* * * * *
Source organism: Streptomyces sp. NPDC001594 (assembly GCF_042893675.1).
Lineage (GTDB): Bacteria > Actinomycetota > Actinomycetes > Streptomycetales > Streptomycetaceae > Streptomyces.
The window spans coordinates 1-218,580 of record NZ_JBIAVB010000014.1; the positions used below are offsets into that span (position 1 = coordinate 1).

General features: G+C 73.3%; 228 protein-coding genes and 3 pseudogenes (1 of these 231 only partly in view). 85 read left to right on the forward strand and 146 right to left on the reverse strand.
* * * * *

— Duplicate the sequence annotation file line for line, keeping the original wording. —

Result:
Source organism: Streptomyces sp. NPDC001594 (assembly GCF_042893675.1).
Lineage (GTDB): Bacteria > Actinomycetota > Actinomycetes > Streptomycetales > Streptomycetaceae > Streptomyces.
The window spans coordinates 1-218,580 of record NZ_JBIAVB010000014.1; the positions used below are offsets into that span (position 1 = coordinate 1).

General features: G+C 73.3%; 228 protein-coding genes and 3 pseudogenes (1 of these 231 only partly in view). 85 read left to right on the forward strand and 146 right to left on the reverse strand.